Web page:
Wednesday, 27 July 2011

My JavaScript HTML Encoder Function

Why did I write my JavaScript HTML Encoder object

One of my most popular scripts that continues to get downloaded a lot as well as spark many an email from companies and users is my HTML Encoder script that I wrote many a year back.

You can see the script in action here: www.strictly-software.com/htmlencoder

I was emailed another function that claimed to do the same work earlier and I just thought it would be interesting to other readers to know why I created the script in the first place and why many of the examples out on the net that claim to do the same job are just not up to scratch.

On many sites nowadays people are obtaining content from various sources through XML and RSS feeds and they often use JavasScript and AJAX to do part of the job. I know that when I was creating my football site www.hattrickheaven.com which was basically an exercise in using the Google AJAX API I came across the following problems:

  1. Content is obtained from a multitude of sources and there is no common standard that can be relied on 100%.
  2. Content is often mixed together through feed blenders like Yahoo Pipes or Blastcasta.
  3. Content is often loaded in on the fly using AJAX, a Scraper Proxy to do cross domain content jacks and other formatting duties such as on the fly translations etc.
  4. There is no built in function for HTML encoding in the JavaScript language.

Now I looked at many an HTML Encode solution before writing my own but the main problem I needed to overcome was that content could already be HTML encoded or partially HTML encoded and functions I came across did nothing to handle this problem.

For example if you had this bit of text you will notice that it has an encoded ampersand in the middle but the quotes are not encoded.

"Rob says hello & goodbye"

If you ran this through many of the HTML Encode functions out there including many server side ones it will double encode the & in the & so that you end up with this.

"Rob says hello & goodbye"

Now you may want this to happen but I doubt it.

Not if you want to run all your content through the same function without worrying about double encoding issues like this on your website.

This is why I wrote my HTML Encoder object as it puts into practise the technique I used whilst writing ASP classic sites that supported the UTF-8 character set.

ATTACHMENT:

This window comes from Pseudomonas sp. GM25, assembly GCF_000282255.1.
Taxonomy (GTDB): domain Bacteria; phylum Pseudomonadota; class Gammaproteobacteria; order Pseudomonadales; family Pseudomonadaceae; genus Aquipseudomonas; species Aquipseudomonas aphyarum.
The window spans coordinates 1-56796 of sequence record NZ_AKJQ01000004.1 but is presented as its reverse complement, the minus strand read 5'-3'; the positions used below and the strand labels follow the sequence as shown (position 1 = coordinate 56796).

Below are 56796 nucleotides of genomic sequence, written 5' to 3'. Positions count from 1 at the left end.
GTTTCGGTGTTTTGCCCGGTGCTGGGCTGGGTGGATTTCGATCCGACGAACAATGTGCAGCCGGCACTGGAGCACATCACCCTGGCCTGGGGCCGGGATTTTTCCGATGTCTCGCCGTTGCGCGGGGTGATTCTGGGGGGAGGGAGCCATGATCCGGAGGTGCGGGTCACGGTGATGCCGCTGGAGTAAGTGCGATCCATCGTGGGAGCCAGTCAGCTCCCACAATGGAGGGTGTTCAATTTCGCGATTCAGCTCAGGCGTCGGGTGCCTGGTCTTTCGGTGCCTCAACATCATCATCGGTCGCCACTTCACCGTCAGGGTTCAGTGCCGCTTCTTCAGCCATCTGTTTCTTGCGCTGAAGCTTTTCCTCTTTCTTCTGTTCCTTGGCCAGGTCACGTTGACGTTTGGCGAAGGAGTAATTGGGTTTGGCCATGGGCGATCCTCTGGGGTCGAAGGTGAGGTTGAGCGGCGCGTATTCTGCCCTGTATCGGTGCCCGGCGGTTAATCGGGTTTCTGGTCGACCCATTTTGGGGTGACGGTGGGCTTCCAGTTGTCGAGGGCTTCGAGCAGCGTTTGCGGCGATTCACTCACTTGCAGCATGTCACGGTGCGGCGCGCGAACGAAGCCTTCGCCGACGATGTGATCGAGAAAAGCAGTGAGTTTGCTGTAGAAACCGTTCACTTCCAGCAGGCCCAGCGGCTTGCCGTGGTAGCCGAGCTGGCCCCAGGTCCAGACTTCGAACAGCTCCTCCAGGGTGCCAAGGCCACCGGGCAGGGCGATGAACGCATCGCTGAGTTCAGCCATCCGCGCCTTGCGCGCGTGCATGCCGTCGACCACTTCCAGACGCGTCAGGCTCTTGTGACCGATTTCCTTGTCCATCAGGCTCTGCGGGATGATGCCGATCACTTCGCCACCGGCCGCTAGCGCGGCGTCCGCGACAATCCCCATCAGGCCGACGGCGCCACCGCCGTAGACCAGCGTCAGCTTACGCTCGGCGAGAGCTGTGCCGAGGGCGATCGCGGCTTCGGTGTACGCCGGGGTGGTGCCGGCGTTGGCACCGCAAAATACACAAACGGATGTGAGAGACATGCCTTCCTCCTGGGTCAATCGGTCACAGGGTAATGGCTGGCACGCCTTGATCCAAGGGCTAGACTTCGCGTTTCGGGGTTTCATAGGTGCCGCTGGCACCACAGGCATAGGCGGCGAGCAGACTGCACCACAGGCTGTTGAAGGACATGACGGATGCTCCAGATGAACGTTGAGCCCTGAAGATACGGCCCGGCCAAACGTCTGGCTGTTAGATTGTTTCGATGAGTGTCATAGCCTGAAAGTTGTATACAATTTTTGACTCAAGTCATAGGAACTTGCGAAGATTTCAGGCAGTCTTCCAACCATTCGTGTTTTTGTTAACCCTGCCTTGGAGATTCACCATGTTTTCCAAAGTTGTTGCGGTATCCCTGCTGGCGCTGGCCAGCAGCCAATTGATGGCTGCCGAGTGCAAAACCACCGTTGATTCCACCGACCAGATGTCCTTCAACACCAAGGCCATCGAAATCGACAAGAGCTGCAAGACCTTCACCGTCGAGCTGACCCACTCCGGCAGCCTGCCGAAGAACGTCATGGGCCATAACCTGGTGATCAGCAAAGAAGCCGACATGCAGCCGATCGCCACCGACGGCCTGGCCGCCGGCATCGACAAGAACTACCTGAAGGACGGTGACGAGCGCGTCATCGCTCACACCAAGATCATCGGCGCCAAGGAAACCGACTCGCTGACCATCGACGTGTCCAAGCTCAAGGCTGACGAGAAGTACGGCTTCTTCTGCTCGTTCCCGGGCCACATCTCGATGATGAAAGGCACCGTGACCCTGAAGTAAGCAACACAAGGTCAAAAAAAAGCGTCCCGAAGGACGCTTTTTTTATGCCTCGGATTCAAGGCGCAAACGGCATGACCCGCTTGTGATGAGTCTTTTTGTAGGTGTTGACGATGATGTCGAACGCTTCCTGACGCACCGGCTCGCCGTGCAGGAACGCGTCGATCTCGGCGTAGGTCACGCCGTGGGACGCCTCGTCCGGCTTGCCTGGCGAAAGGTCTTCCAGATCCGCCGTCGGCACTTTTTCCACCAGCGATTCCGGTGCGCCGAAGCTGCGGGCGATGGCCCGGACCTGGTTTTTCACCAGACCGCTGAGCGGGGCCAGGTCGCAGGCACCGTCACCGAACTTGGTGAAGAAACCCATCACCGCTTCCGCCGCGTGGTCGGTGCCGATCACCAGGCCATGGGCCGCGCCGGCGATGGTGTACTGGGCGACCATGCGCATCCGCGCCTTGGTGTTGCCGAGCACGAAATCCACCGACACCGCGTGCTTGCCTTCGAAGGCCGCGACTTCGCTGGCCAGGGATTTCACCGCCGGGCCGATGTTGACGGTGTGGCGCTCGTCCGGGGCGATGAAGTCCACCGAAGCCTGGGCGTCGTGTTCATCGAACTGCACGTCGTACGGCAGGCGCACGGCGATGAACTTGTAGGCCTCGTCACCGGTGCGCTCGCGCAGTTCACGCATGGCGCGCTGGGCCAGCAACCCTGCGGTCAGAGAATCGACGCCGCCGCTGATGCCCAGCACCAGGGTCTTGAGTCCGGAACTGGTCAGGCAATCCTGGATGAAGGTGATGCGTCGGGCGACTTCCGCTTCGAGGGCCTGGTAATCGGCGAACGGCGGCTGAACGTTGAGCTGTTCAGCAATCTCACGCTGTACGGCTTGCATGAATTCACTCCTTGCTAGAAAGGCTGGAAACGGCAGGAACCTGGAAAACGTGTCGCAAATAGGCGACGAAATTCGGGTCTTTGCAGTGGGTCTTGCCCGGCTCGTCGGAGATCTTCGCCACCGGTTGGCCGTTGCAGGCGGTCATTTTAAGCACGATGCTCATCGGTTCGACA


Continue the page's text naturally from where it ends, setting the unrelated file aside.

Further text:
With multi-lingual sites that display Arabic or Japanese character sets you don't want to be using the inbuilt Server.HTMLEncode function on all your textual input as it will triple the size of everything you store by converting every non ASCII character into a &#XXXX; encoded string.

When your database is set up to correctly store your text as Unicode (nvarchar etc) and you are outputting it with the correct code-base then you need something a bit more clever to do the job as you still need to encode characters that can cause you damage such as the naughty 4 " ' < > as well as the ampersand & to make your page validate (URL's, Querystrings etc).

This is obviously for security reasons as you don't want people to be able to malform your input and break your layout or insert XSS hack vectors into your system.

However running the standard HTML Encode function will encode everything as well as cause double encoding issues. Therefore the HTML Encoding needs to be done in stages and the ampersand has to be handled correctly as it makes up part of the HTML encoded &#XXXX; format.

So whilst it comes as quite a surprise to see how popular this script is (#1 on Google for "HTML Encode with Javascript") it is not really surprising when one thinks about the problem this script solves.

Whilst I don't claim to be any kind of coding genius and I am sure the code can be improved it does do what is says on the tin and if you are thinking of using another JavaScript function to HTML Encode your content then compare it first with my tool to see if it handles the double encoding issue as if it doesn't then you might find yourself having problems down the road.

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